dependent on topology and routing to get the
packets through

Network Layer


Responsibilities:


packet (IP) addressing and sequencing


determining to route from source to
destination computer


Routers

operate up to this level

Network Layer Functions


Provides
messages with an address for
delivery (e.g. IP address)


Translates logical network addresses/names
into physical equiv
alents


Handles packet switching and routes packets
to their destination on the local network


Controls network packet congestion


Ensures packets conform to the network's
format


Network

Layer


Network Layer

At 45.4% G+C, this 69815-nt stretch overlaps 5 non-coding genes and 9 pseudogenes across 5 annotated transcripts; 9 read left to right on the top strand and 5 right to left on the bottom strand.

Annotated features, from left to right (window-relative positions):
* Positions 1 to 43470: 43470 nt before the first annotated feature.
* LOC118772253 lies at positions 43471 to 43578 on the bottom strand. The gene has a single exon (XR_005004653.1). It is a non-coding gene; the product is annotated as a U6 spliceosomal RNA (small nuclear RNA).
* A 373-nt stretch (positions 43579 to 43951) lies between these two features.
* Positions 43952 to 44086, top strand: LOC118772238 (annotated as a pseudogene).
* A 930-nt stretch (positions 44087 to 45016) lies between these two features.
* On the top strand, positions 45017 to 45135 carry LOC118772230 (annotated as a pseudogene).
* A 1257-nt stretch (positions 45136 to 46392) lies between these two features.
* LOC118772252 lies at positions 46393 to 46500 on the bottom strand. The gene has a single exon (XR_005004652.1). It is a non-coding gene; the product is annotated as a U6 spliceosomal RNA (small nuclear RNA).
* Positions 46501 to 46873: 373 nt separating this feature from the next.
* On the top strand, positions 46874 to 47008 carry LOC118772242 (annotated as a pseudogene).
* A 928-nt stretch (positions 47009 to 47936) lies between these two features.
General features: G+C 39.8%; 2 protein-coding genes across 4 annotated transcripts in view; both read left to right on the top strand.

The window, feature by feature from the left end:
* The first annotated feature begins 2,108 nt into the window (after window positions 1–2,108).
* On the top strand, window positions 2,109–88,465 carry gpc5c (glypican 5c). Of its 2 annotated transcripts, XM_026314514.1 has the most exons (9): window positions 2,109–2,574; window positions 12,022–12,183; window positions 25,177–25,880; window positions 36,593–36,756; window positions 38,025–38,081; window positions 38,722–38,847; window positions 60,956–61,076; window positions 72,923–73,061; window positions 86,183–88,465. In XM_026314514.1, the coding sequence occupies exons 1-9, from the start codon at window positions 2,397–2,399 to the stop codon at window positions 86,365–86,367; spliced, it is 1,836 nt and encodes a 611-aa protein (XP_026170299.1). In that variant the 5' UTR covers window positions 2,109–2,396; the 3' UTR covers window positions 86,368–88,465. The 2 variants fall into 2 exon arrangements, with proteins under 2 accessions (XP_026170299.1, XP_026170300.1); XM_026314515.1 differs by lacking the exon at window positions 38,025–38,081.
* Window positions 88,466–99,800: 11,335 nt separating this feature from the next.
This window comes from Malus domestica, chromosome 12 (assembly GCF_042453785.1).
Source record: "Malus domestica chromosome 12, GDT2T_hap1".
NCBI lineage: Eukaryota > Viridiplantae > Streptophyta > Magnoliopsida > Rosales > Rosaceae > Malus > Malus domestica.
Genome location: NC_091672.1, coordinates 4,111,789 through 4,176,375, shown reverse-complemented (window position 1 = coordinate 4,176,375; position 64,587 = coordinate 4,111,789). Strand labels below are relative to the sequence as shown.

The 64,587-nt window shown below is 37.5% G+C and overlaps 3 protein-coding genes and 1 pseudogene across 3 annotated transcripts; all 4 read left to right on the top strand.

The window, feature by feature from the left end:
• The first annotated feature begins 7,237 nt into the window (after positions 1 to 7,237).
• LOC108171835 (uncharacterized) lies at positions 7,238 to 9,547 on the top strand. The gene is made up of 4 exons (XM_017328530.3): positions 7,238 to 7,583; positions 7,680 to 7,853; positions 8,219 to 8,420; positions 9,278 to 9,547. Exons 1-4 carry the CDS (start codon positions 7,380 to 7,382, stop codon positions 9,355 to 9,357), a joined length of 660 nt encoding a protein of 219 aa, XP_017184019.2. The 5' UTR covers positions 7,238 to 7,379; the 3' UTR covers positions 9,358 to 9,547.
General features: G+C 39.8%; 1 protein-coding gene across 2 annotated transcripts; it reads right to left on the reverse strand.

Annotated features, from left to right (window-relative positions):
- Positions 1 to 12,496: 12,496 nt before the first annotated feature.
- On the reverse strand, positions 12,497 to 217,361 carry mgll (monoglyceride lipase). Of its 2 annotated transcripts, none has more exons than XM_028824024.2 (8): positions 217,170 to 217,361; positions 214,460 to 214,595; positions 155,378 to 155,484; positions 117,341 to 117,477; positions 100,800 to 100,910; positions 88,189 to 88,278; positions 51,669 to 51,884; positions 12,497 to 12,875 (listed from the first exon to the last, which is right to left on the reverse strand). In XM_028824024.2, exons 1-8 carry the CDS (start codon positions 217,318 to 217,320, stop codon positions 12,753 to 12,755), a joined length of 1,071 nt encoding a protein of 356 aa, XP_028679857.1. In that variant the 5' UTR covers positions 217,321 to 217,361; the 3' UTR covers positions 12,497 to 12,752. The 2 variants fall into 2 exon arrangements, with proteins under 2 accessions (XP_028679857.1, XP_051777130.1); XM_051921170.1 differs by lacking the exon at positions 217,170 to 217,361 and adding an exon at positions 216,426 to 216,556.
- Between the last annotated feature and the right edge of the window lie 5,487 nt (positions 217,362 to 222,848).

Transport

Layer


User Specifies

Service

Network

Service

Network provides

Service

Network layer service definitions

Data Link Layer


Responsible for error free transmission, using data
frames


A frame is a basic unit for network traffic, and has a
highly structured format


Mechanism:


d
ata from the upper layers (ie the network layer) is converted
by the data link layer into frames


g
roups raw data bits received via the physical layer into
frames, for passing on to the upper layers


m
ay include an error recovery mechanism and also a flow
control mechanism, although this may be done at the
transport layer


B
ridges

operate up to this leve
l

Physical Layer


Responsible for communicating with the network
media


Bits are converted into electrical signals and vice
versa


Issues include modulation of signals and timing


Manages the interface between a computer and the
network medium, but cable type and speeds of
transmission are deliberately omitted to allow future